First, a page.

Missouri had only a few local elections last week, so it would be easy to overlook a partisan trend in other states that might influence Donald Trump’s impeachment and removal from office and the 2020 national election.

Of course, only a fool would make political predictions 12 months out. A lot will happen in the next few months to determine the 2020 presidential election, but Donald Trump cannot be a confident man.

Tuesday’s elections were a mix of small but consistent indications of voter dissatisfaction with Republicans — although nothing like the shellacking suffered by Democrats in 2010.

American elections seldom are tidal waves of change; they are usually hard-fought tug of wars that leave a mixed bag of results.

Even so, Trump cannot be a happy man. Even less happy is probably Senate Majority Leader Mitch McConnell, whose seat became hotter as the major decider of Trump’s future.

The most notable results were the Democratic gubernatorial wins in Kentucky and Kansas, and Democrats taking control of the Virginia House and Senate. That makes a total of 10 state legislative chambers that have flipped to the Democrats since Trump took office.

Among the smaller signals that Trump may have an uphill climb are these: 

• A Democrat winning the St. Louis County seat in the Missouri House by 12 points in a district won by Trump by 5 points in 2016.

• Vice President Mike Pence’s hometown (Columbus, Indiana) electing a Democratic city council for the first time in 40 years.

• And a Democratic win in a Pennsylvania state Senate race and in Philadelphia suburb local elections.

Pennsylvania is one of the three states (the others are Michigan and Wisconsin) that Hillary Clinton “should have won” in 2016. Even in Mississippi, where Trump won by 17.6 points in 2016, the Republican gubernatorial candidate won by only 4 points last week.

Suburbs across America appear to be weakening in their support of Republicans.

It appears that the House of Representatives will impeach Trump before the end of 2019.

To be removed from office, 67 senators must vote for conviction. There are presently 53 Republicans, 45 Democrats and two Independents (who caucus with the Democrats) in Congress.

Thus, 20 Republican senators are needed to remove Trump from office. That seems very unlikely unless Senate Majority Leader McConnell becomes concerned about (1) keeping his own Senate seat, Kentucky, and (2) staying in the majority.

McConnell is likely to face Democrat Amy McGrath, a former U.S Marine lieutenant general who will be a well-financed opponent. The success of the Democrat gubernatorial candidate last week is taken as a sign that Trump’s appeal has weaken in an otherwise Republican-controlled state.

In an era of voter suppression, having the governor of Kentucky a Democrat is not good news for McConnell.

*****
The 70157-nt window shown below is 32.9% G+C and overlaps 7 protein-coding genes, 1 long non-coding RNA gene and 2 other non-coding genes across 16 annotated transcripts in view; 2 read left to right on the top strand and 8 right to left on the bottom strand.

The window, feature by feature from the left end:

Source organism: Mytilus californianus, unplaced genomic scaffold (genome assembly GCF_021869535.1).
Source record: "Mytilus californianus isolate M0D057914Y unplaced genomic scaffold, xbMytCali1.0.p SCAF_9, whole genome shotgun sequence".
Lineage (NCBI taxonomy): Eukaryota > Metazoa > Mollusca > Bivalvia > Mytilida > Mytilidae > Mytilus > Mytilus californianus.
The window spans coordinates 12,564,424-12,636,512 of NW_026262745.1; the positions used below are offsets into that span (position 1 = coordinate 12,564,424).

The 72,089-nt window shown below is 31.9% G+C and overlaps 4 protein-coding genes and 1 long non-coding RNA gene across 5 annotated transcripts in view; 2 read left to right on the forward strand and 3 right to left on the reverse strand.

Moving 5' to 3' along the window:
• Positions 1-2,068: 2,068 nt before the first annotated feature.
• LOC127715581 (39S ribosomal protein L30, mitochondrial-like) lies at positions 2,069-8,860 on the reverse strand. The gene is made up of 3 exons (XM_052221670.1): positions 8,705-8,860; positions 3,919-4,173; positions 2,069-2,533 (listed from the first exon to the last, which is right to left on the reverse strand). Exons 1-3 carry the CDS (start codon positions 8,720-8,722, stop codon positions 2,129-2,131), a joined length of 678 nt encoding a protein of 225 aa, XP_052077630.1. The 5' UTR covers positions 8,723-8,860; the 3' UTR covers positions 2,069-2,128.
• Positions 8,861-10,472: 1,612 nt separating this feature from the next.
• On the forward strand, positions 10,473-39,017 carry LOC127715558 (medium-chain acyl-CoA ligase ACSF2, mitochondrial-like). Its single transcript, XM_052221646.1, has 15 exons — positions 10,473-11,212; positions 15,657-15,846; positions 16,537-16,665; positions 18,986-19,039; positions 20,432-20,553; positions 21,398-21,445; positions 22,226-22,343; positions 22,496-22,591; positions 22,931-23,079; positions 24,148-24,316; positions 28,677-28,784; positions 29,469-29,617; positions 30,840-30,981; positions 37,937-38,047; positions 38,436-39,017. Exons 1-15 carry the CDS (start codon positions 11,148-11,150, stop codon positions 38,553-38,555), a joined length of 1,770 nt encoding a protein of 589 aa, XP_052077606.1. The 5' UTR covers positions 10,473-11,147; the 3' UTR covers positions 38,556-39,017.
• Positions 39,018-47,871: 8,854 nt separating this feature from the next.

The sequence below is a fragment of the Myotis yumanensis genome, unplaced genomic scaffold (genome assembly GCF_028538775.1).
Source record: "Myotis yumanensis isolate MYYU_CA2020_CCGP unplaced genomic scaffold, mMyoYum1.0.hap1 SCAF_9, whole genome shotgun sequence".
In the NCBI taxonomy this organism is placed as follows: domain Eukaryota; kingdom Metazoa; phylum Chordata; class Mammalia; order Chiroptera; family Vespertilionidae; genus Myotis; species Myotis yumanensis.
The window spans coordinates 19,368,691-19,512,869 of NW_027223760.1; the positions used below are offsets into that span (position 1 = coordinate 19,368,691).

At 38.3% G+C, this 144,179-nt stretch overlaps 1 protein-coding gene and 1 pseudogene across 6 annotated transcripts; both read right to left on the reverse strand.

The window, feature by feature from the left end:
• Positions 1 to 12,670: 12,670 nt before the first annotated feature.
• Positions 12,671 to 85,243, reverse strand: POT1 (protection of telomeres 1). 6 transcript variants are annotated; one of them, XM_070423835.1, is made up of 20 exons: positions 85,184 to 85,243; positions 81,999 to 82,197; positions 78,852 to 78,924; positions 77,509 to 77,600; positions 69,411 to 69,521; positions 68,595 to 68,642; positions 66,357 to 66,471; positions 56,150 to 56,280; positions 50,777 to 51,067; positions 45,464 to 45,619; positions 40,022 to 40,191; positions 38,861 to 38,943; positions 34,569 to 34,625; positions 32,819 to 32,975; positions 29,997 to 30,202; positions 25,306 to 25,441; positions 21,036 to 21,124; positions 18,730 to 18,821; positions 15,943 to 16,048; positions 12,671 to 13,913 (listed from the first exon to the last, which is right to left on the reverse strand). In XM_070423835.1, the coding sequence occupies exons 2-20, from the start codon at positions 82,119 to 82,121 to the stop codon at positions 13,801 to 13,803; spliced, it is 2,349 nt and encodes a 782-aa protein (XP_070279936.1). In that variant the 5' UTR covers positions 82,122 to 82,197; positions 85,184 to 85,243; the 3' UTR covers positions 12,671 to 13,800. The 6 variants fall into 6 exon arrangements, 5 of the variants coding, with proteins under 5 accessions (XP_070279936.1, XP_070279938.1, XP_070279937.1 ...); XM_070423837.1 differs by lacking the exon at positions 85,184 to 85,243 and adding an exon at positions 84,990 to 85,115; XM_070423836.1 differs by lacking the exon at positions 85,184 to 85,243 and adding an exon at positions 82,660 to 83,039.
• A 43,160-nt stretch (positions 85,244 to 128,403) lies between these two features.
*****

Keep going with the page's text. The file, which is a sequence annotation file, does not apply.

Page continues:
McConnell’s bigger headache may be senators from his own party becoming concerned with their 2020 reelections. There are 12 Democratic seats and 23 Republican seats up for election in 2020.

At least three Republican senators (Susan Collins in Maine, Cory Gardner in Colorado and Thom Tillis in North Carolina) are widely considered to be jeopardy.

A year in advance, Trump looks vulnerable with his 40% approval (74% among Republicans, a new low) and a majority of voters now supporting his impeachment, but a Politico poll conducted Nov. 1-3 found that 58% of voters expect Trump to be reelected, including 85% of Republicans and 35% of Democrats.

If McConnell is persuaded that about five Republican senators are convinced they will be defeated next November, thereby depriving McConnell from staying the majority leader, he will take protective action.

The Senate leader has an old-fashioned bargaining chip to use to save his seat and his political skin — make a deal with Trump that the president will not seek reelection and the Senate will not vote to remove the president from office.

Trump would have to recognize that his reelection is unlikely, but by not seeking reelection, he could save face, his ego and his place in history.

McConnell would be taking steps to keep his Senate seat and the top Senate job as majority leader. Such a deal would spare the nation a Senate impeachment trial, more civic harmony and less partisanship.

The sooner McConnell and Trump make that agreement, the better for Republicans. It could probably be as late as next June, but that would result in the Republican National Convention choosing the nominee for president rather than Republican primary voters.

Here are my predictions one year in advance: 2020 will look a lot like 1980 when the challenger, Ronald Reagan, upset the incumbent President Jimmy Carter and six Democratic giants in the Senate were defeated.

What was forecast to be a close election turned into a Republican landslide, not because a majority of voters disliked Carter personally, but because they didn’t think he had the skills necessary to be an effective president.

Likewise, regardless whether they agree or disagree with Trump’s policies, voters will increasingly recognize that Trump actions and decisions are troubling.

If given a credible and likeable Democratic candidate, voters in 2020 will not return Trump to the White House.

Republican electoral losses could be minimized if they choose a new presidential nominee, but that is up to Senate leader Mitch McConnell.

About opinions in the Missourian: The Missourian’s Opinion section is a public forum for the discussion of ideas. The views presented in this piece are those of the author and do not necessarily reflect the views of the Missourian or the University of Missouri. If you would like to contribute to the Opinion page with a response or an original topic of your own, visit our submission form.

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